The protests seeking to overturn the presidential election results followed various claims that the presidential ballot results in some states were fraudulent. Some protesters appeared to think there was still a path for President Donald Trump to win the presidency, despite presumptive President-Elect Joe Biden's decisive electoral college victory.
More than 150 Republican lawmakers sought to question the legitimacy of election results in some states, but Vice President Mike Pence, who can vote to break ties in the U.S. Senate, refused any suggestion that he act to block certification of the election.
Trump himself has stoked claims that the election was stolen and has not conceded, even in the same statements in which he has told protesters to go home. Twitter has started to remove some of his posts, and Facebook has removed some of his videos.
In a Wednesday morning appearance at a rally outside the White House, Trump encouraged supporters to march to the capitol. Some protesters clashed with police, while others intimidated capitol guards into retreating without significant contact.
Some wore "Make America Great" hats or other regalia associated with Trump's campaign. Many carried U.S. flags or Donald Trump flags and some carried Confederate flags.
Some protesters attacked news media, while dozens of others pressed forward into the Capitol Building in defiance of capitol police, breaking windows and forcing open doors.
Lawmakers took shelter, sometimes in their offices, and put on gas masks after security used gas masks in their defense, the Associated Press said. Protesters occupied the office of Speaker Nancy Pelosi and the chambers of Congress.
Critics of the president, including some Republicans, blamed him for inciting the protesters.
At least one bomb was found at the headquarters of the Republican National Committee in D.C., at least one other device was discovered on the U.S. Capitol grounds, and a suspicious package at the Democratic National Committee headquarters was under investigation, the New York Times reported.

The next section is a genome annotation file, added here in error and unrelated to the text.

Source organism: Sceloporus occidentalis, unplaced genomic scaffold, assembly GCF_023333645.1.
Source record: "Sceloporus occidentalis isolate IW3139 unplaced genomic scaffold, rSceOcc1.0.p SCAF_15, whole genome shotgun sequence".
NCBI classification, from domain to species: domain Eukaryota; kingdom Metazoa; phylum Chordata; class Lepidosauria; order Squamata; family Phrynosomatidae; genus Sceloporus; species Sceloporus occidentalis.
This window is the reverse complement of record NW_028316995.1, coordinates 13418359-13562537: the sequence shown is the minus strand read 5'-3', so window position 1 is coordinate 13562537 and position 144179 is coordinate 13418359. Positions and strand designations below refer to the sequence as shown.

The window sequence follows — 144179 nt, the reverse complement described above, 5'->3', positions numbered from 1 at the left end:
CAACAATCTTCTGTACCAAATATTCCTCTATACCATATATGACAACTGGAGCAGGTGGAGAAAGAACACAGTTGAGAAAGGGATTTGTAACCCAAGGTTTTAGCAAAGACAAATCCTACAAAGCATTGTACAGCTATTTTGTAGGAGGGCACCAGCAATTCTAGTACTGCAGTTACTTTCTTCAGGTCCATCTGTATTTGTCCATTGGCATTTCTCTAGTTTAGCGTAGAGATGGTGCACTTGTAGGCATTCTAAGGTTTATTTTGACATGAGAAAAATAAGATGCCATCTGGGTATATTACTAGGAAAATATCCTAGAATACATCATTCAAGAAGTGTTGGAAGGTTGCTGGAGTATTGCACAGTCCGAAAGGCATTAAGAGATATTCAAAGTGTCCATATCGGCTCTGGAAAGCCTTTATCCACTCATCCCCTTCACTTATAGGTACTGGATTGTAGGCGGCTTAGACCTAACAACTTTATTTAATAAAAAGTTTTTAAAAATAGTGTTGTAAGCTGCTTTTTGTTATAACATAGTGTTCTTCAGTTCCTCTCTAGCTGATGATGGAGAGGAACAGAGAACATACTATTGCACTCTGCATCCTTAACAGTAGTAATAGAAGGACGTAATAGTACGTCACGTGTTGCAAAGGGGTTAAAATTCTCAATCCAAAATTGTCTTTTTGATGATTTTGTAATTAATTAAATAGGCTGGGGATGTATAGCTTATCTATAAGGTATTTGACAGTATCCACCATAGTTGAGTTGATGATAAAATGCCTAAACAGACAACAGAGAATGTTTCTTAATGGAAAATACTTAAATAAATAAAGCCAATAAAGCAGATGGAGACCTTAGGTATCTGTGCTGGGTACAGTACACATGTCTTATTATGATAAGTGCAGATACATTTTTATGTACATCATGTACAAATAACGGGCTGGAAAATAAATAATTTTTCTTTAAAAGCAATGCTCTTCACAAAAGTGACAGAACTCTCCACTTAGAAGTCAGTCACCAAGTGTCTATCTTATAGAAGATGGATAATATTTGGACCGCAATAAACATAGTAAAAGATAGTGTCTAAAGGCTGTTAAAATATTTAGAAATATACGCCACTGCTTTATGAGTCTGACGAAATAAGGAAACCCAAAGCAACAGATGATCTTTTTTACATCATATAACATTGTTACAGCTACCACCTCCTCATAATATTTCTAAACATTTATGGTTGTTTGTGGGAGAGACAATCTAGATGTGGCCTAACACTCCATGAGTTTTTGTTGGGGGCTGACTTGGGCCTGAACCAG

Pence called out the national guard to support law enforcement in the capital. After the capitol building was secured, Pelosi recalled lawmakers to certify the election results.
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Another bishop who spoke out against the protests was Bishop Frank Caggiano of Bridgeport.
"There are few words that can describe the shock I feel to see our Capitol Building occupied by violent rioters. As Americans, we should be deeply disturbed to see an important symbol of freedom and liberty in our nation violated in such a way. Our nation is better than that," he said on Twitter.
"The peaceful transfer of power is one of the most important and revered aspects of our democracy," he continued. "We must recommit ourselves to the values we hold dear as Americans: democracy, freedom, and peace."
"As people of faith, we condemn violence in all its forms as a moral betrayal of the Gospel," he said. "We also know that our nation needs prayer, now more than ever, so that we may always remain one nation, under God."
The bishop asked people to join in prayer for the U.S. "during this unprecedented and frightening time in our history."